• certain chronic diseases (Check with study physician.)
  • recent joint surgery (within six months of study date)

  • Subjects are eligible for more than one study as the profiles change, but a subject may participate only once in a given dive-surface interval-flight profile.

    Restrictions prior to the study:
  • One week — no prescription or over-the-counter medication, including aspirin other than those approved by the study physician
  • 48 hours — no diving, flying or other altitude exposure
  • 24 hours — no organized sports or other intense exercise

  • Restrictions following the study:
  • 24 hours — no organized sports or other intense exercise
  • 48 hours — no diving, flying or other altitude exposure

  • Compensation
    Participants will receive prorated compensation for a total of $120 per trial. Completion of the study is required for full payment. This includes brief follow-up interviews on each of the first two mornings after the study flight. The medical outcome is just as important as the dive. Prorated compensation is $45 for the dive day, $45 for the flight day, $15 for the first morning-after health check, and $15 for the second morning-after health check. (Note: Volunteers disqualified after completing the baseline evaluations but before beginning the dive will receive a total compensation of $20.)

    DAN membership and Preferred Plan insurance will be provided for participants who complete the dive phase of the study if they are not currently covered. (Current DAN Members with lesser insurance coverage will have their level increased to Preferred for the remainder of their annual membership cycle.)

    Meals will be provided at the chamber during the study, and some meals may be compensated up to $7 for lunch and $13 for dinner. Individuals living outside a 60-minute driving radius from Duke University are asked to stay overnight following the dive and flight (room cost is covered by the study on a shared basis).

    Please refer to the Study Cancellation Policy.

    Current Schedule
    The FAD Calibration Study is currently scheduled for the following dates:
    Oct. 27-28, 2011
    Nov. 10-11, 2011
    Dec. 1-2, 2011
    Dec. 8-9, 2011

    Sign Up or Ask Questions
    If you would like to participate in this study, complete a Medical History Form and return it by email to, by fax to +1-919-493-3040, or mail to DAN Research, 6 West Colony Place, Durham, NC 27705.

    For additional information, contact DAN Research at +1-919-684-2948 ext. 260 or send a message.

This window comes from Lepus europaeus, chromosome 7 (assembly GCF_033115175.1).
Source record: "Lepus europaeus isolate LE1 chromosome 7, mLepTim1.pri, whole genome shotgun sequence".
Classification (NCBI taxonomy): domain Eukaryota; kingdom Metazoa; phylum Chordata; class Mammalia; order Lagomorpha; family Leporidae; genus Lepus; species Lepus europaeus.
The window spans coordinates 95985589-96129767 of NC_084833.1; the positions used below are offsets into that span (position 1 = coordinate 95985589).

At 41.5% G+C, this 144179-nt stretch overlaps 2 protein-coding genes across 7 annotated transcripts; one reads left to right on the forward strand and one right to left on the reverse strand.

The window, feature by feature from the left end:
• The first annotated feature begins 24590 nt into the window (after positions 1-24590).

Download directions to the Duke hyperbaric center.

    Frequently Asked Questions

    What is the study about?
  • The Flying After Diving Study is designed to evaluate the effect of altitude exposure following diving on the production of circulating bubble production and/or the development of decompression sickness.

  • How do we receive our compensation?
  • Participants are paid by check sent to the address supplied on the Compensation Form (DUMC Research Subject Registration Form). Checks usually arrive within four to five weeks.

  • Where do we go diving?
  • This study involves a chamber dive followed by a surface interval and then a chamber flight at a pressure equivalent to that a commercial aircraft cabin. All trials are conducted at the Center for Hyperbaric Medicine and Environmental Physiology at the Duke University Medical Center in Durham, N.C.

  • Do I bring any gear? What should I wear?
  • Subjects are randomly assigned to dry or wet exercise during the dive. Dry exercise requires comfortable shorts, shirt and shoes for cycling. Wet exercise requires bathing suits and the option of personal mask and wet boots. We ask that females wear a two-piece bathing suit, shorts and halter top or aerobic-type top and bottoms. The abdomen, front and back and the chest and legs need to be exposed for the physical examination. The abdomen and as much of the rib cage as possible need to be accessible to facilitate the ultrasound monitoring.

  • What is a typical study like?
  • Participants arrive at the hyperbaric center and receive a detailed briefing on the study before providing written consent to participate. Then follows a physical examination, body composition estimation and ultrasound assessments. The dive follows, usually two hours from arrival. The flight follows after the scheduled surface interval. There is a four-hour medical watch after the flight, largely filled by a leisurely meal. Post-flight interviews are completed on each of the two mornings following the flight.